NATIONWIDE — If you own a smartphone, you may feel having your device searched could be more intrusive than a search of your home. That’s the argument of several senators who are pushing for a new law to protect your privacy at the border.
- Senator Rand Paul is pushing Congress to pass the Protecting Data at the Border Act
- Bill would prevent searches and seizure of smartphones without a warrant
- Critics of current policy say its a violation of Fourth Amendment
Cell phones are the computers in our pockets. They can detail our entire lives, including everything from our financial information to the history of our most intimate relationships. So it may come as a surprise that it has long been legal for Border Patrol officers to search people’s phones without a warrant at the border.
“When I first heard about this and I heard that it would be possible that an American citizen could leave the country and come back and be denied entry into their own country, unless they gave their password, I was horrified,” Kentucky Sen. Rand Paul said.
Paul is pushing Congress to pass the Protecting Data at the Border Act. It would prevent border patrol agents from being able to search and seize smartphones without a warrant when Americans attempt to reenter the country.
He’s not only concerned about citizens, he’s also eyeing how visitors are treated as well.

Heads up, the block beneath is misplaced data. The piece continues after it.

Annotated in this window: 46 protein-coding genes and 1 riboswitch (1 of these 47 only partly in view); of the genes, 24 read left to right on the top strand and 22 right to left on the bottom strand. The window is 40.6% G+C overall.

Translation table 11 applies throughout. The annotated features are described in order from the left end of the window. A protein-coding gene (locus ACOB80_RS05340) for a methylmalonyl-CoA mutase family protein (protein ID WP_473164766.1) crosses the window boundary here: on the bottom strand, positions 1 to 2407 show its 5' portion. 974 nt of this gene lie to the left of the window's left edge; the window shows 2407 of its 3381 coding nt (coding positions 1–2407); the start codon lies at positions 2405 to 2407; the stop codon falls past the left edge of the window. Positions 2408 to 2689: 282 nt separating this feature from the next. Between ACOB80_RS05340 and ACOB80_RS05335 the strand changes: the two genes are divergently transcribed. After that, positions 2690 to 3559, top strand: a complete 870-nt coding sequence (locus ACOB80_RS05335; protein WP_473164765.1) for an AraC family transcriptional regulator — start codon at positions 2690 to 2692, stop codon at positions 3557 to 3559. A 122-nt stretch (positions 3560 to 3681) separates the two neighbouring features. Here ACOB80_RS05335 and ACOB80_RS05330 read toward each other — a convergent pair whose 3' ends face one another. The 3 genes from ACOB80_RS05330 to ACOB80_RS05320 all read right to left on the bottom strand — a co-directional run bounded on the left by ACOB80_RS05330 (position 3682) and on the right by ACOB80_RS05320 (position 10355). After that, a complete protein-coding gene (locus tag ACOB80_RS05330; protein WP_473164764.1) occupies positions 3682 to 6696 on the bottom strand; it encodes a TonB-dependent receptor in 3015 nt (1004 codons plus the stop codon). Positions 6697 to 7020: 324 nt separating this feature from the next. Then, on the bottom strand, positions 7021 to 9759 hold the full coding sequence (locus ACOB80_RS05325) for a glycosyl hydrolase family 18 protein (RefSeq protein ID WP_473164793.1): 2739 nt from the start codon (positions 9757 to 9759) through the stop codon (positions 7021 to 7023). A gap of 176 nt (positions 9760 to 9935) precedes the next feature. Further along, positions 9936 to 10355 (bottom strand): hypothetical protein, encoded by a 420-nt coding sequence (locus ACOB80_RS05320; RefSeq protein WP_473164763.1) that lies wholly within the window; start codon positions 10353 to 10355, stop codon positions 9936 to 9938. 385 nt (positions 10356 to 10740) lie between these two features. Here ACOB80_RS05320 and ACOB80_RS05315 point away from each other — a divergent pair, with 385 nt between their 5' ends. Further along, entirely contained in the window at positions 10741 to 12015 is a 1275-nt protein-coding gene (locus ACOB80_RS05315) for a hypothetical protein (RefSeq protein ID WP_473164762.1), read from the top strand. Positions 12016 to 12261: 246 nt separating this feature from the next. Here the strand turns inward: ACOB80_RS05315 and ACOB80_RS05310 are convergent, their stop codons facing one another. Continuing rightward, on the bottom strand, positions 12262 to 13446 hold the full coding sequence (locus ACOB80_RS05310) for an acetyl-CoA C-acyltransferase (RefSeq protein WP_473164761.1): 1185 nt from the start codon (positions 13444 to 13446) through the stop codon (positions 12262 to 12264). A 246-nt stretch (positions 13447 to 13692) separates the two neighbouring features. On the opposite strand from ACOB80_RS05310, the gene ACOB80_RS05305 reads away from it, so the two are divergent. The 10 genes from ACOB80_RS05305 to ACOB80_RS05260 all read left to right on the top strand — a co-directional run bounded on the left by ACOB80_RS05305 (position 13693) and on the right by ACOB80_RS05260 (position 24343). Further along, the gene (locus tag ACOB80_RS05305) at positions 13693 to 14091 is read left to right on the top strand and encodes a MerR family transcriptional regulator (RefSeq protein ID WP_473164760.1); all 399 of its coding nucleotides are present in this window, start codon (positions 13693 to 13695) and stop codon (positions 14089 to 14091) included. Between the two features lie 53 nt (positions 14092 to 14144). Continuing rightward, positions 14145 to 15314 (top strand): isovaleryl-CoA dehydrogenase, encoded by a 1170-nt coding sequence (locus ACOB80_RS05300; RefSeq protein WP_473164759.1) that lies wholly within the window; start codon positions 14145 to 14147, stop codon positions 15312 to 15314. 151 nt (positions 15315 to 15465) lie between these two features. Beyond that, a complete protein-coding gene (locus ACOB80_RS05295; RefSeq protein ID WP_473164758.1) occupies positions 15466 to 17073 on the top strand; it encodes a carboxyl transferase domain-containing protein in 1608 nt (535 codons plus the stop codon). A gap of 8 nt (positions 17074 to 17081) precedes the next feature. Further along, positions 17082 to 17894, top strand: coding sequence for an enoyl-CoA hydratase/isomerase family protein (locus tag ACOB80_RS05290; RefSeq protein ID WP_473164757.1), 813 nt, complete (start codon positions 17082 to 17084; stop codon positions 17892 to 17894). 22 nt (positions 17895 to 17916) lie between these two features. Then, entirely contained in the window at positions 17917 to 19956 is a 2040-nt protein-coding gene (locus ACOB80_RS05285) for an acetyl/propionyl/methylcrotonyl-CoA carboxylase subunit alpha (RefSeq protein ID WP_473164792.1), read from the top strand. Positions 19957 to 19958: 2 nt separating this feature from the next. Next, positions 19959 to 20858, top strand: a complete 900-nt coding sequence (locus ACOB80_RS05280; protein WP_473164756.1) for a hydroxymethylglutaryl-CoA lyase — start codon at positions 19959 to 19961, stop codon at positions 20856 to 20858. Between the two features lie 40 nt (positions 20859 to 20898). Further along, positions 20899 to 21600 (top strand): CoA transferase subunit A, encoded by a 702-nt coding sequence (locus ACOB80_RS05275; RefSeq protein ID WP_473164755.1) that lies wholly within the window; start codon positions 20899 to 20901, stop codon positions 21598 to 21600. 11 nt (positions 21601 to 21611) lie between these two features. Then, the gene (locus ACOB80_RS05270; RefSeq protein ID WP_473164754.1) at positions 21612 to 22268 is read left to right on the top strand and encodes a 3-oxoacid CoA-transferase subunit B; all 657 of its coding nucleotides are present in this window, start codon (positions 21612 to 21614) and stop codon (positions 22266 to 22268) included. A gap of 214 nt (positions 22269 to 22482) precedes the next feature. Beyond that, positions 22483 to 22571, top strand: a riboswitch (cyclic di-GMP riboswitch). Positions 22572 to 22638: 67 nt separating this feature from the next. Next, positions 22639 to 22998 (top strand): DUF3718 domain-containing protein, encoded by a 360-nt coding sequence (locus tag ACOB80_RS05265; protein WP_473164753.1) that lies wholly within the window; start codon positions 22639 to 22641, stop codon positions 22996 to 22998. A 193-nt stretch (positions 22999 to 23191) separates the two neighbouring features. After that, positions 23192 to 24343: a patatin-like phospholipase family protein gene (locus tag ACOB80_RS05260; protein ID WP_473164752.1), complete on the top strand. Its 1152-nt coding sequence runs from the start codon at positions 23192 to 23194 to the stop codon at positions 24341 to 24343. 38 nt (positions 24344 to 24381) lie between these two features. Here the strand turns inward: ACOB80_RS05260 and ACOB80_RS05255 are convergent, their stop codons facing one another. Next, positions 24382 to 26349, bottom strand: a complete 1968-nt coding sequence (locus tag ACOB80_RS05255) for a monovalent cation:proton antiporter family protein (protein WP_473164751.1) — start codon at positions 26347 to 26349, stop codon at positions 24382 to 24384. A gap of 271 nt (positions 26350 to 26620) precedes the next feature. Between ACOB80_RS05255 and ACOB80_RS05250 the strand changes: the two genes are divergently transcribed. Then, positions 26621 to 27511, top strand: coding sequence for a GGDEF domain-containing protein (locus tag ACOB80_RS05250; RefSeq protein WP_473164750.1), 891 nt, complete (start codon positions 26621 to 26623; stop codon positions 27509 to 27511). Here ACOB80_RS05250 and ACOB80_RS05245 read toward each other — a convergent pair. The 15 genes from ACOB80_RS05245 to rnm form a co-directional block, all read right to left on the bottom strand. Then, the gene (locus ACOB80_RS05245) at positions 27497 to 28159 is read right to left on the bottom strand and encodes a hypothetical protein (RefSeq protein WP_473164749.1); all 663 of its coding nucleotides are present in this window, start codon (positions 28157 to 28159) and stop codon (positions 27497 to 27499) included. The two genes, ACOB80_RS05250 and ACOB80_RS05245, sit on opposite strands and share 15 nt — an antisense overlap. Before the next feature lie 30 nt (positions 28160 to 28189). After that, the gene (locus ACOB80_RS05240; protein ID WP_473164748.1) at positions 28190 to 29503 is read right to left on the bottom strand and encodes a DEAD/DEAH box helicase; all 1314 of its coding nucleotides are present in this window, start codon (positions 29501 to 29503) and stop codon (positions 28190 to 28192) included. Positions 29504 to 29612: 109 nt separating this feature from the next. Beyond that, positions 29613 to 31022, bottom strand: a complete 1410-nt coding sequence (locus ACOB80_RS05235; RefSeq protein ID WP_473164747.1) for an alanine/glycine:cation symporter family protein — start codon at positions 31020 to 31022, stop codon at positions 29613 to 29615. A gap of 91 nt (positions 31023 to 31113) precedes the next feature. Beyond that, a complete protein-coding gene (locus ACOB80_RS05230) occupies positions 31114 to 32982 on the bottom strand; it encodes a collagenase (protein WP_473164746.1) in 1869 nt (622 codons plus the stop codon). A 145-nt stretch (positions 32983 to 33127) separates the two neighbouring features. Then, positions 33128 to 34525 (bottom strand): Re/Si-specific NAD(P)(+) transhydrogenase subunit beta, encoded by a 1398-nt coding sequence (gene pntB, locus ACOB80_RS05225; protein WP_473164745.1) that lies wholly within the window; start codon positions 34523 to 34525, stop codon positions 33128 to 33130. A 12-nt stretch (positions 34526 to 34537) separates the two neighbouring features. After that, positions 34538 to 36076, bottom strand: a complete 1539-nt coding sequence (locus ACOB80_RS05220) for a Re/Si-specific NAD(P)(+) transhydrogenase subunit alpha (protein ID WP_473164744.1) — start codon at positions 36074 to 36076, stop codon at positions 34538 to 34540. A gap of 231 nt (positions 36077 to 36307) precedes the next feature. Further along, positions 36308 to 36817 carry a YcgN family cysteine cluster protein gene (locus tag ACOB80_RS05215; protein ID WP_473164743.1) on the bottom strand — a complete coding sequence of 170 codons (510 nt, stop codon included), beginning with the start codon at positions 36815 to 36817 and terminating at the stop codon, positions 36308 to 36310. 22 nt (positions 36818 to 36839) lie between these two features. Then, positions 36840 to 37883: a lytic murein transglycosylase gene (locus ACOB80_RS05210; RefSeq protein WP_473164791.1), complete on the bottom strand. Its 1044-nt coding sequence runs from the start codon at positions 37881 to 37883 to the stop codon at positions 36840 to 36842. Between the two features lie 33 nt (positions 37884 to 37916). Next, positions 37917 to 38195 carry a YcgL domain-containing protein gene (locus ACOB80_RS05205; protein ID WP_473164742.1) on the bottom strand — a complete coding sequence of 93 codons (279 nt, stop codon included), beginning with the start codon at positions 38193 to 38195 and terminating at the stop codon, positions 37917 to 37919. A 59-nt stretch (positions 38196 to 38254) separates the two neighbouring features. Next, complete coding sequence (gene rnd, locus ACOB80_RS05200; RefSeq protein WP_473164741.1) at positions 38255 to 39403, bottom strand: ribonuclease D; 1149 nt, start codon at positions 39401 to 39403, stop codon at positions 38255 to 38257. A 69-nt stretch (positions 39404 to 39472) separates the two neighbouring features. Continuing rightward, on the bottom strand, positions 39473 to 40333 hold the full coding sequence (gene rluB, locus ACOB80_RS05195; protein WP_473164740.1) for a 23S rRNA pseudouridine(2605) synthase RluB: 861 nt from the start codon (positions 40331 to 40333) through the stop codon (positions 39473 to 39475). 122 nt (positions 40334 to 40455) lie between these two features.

“I really think that we need to extend the trusted travel program to the whole world and even these countries where we are so-called banning people now, let people go through who are legitimate businessmen and women, academics or physicians or whatever, if they have legitimate reasons,” Paul said.
“Individuals are being improperly targeted based on their religion, political beliefs or other impermissible factors. Whether your device is searched and whether you are held shouldn’t be the result of a whim by a particular officer, it should be subject to strict judicial oversight,” said Neema Singh Guliani of the American Civil Liberties Union at hearing held on Capitol Hill on the matter earlier this week.
Critics concerned with privacy rights describe the current policy on digital devices as a violation of the Fourth Amendment, especially the use by law enforcement to dig into people’s data they couldn’t search in other circumstances.
Border Protection declined to answer our questions directly, but directed us to a statement released earlier this year that describes this program as a necessarily tool.
The statement reads, in part: “Searches have resulted in evidence helpful in combating terrorist activity, child pornography...and visa fraud." They also noted they’ve done more to enhance transparency, accountability and oversight.
According to CBP, the number of devices searched at the border went from about 8,500 in 2015 to around 30,000 in 2017. It’s unclear why that number has spike so dramatically.
To read the full statement, click here.
To learn more about the agency’s directive for the border search of electronic devices, click here.